Art Radar interviews Peter Nagy, the curator of this unique collaboration of private enterprise and the State Government in a juxtaposition of contemporary art and traditional architecture.
This one-of-a-kind initiative with artworks by both Indian and international artists will be on display at the Palace until November 2018.
Conflating tradition and contemporaneity
The city of Jaipur, also known as The Pink City of India, was founded in 1727 by Jai Singh II, the Raja of Amber after whom the city has been named. According to urban legend, when the Prince of Wales was to visit the city in 1876, Maharaja Ram Singh painted the entire city pink, as it was a colour that symbolised hospitality. A city with a rich royal heritage, Jaipur holds the distinction of being the first planned city in India and was designed by noted architect Vidyadhar Bhattarcharya. It is home to a number of historical monuments, forts and palaces including two UNESCO World Heritage sites: the Jantar Mantar and the Amer Fort.
It is fitting therefore that India’s first contemporary sculpture park should open in a city renowned for its architecture, design, culture and hospitality. In a series of initiatives like the renowned Jaipur Literature Festival and the international photography festival Jaipur Photo, this historic city has been changing the paradigm by showcasing contemporary visual culture and aesthetics in a cultural setting steeped in tradition.
The Sculpture Park (PDF download) is situated within the environs of the Madhavendra Palace, constructed in the late 1800s at the Nahargarh Fort, which stands at the edge of the Aravalli Hills, overlooking the city of Jaipur. It was formally launched by the Chief Minister of Rajasthan Vasundhara Raje on 10 December 2017, and is a unique collaboration between the Government of Rajasthan, Saat Saath Arts and a number of corporate sponsors. The two-storey palace is a maze-like, symmetrical structure with nine separate apartments, suites and rooms, all connected by innumerable corridors – ideally suited for its transformation into India’s first contemporary sculpture exhibition. Commenting on this new avatar of the Madhavendra Palace, the Chief Minister said:
For many years now, people have been coming to this beautiful palace – they come, they look and go away, but to keep this space living, it is important to merge it with today.
Curated by Peter Nagy, Director of Nature Morte Art Limited, The Sculpture Park showcases the works of 15 Indian and nine international artists (PDF download) including Arman, James Brown, Stephen Cox, Anita Dube, Subodh Gupta, Jitish Kallat, Reena Saini Kallat, Bharti Kher, Mrinalini Mukherjee, Ravinder Reddy and Thukral & Tagra. Nagy is himself an artist having studied at the Parson’s School of Design (New York) and a gallery owner, having run Gallery Nature Morte first in New York’s East Village and later in New Delhi. He has lived and worked in India since 1992 and conceived The Sculpture Park to bring together contemporary and traditional art in an alternative context, breaking away from the white cube exhibition space that we have inherited from the western canon. As Chief Curator and Exhibition Designer of this project, he has been able to synthesise his varied interests in art, architecture and décor – in a conflation of the past and the present.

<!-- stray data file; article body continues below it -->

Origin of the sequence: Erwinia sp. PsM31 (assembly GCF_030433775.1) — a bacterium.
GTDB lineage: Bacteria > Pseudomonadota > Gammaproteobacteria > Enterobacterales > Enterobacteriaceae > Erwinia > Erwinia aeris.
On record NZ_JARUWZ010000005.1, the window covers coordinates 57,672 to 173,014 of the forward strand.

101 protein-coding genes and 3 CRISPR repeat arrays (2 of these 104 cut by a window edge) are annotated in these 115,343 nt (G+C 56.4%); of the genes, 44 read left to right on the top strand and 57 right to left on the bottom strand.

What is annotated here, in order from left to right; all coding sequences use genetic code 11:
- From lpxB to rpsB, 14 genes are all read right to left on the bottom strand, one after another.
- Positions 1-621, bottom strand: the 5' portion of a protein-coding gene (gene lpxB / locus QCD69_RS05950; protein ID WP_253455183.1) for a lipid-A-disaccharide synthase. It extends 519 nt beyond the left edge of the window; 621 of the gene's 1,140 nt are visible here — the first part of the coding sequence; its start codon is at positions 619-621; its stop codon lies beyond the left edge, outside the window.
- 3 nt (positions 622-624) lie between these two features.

Enlivening the ghosts of the past
The Madhavendra Palace was built as a luxurious pleasure palace designed according to the needs of the royal family, with each individual apartment having its own lobby, bedrooms and kitchen. An empty monument today, one of the curatorial challenges that Nagy faced, was to bring the past of the Palace to life by showcasing the sculptures in their most appropriate settings. The larger and more commanding works are on display outdoors, in imposing courtyards that would have been sites of royal revelry in the past. These include Thukral and Tagra’s Arrested Image of a Dream (2015), a large pair of marble and resin stone wings that faces Bharti Kher’s larger-than-life bronze of writhing snakes and female forms entitled choleric, phlegmatic, melancholy, sanguine (2009-17) and Reena Saini Kallat’s vibrant installation of multi-coloured, oversized rubber stamps (Untitled, 2017) that are strung across an open courtyard like festive buntings.